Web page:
"She thought that he kept the keys to the house."
Translation:Hun troede at han beholdte nøglerne til huset.
What she thought really needs to be shifted back a tense in English - that he had kept...
I find really hard to understand when to use "at" or "det"...for instance, in this sentence I would have used "det"...
You only use det if 'that' refers to an actual object. (That house, that thought, or just 'that (thing)'.) Here it functions as a word that connects two sentences, so you need at.
According to Danske Ordbog, the past tense of beholde is "beholdt", not "beholdte". Beholdte is given as an informal conjugation. Why does DL prefer this one, is this form more temporary?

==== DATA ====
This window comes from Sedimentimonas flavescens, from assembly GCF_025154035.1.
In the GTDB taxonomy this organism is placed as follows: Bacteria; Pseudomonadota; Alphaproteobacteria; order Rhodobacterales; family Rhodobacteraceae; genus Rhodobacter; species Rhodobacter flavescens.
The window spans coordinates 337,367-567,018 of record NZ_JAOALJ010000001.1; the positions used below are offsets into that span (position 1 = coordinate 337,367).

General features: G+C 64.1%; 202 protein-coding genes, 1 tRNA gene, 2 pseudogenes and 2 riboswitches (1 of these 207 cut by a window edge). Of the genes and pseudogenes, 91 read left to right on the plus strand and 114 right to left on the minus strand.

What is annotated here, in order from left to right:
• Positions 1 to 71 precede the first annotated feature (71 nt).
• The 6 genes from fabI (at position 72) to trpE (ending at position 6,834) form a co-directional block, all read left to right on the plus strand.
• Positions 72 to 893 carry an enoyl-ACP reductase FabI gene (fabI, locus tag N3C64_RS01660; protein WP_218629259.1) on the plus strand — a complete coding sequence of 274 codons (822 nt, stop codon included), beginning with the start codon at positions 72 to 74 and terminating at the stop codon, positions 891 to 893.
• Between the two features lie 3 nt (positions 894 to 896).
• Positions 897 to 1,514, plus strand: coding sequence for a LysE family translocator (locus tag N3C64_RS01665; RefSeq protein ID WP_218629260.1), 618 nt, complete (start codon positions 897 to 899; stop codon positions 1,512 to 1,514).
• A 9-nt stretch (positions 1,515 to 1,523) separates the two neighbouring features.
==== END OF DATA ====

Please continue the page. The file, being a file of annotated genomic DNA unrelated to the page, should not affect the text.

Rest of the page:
Yes, good eye. The verb "at holde" has two different past-tense forms, the standard holdt, and the more colloquial holdte. The latter is used frequently in the spoken language, and I'd say it's a bit easier to pronounce.
Beholde is derived from holde, but it officially only has the standard past-tense form beholdt. But due to the relation to holde, that informal past form is seeping into the standard speech. It's not correct (yet) to say or write beholdte, but it's likely to become more accepted as time goes on. The same is true for other derivatives of holde, such as indeholde, udholde, or forholde.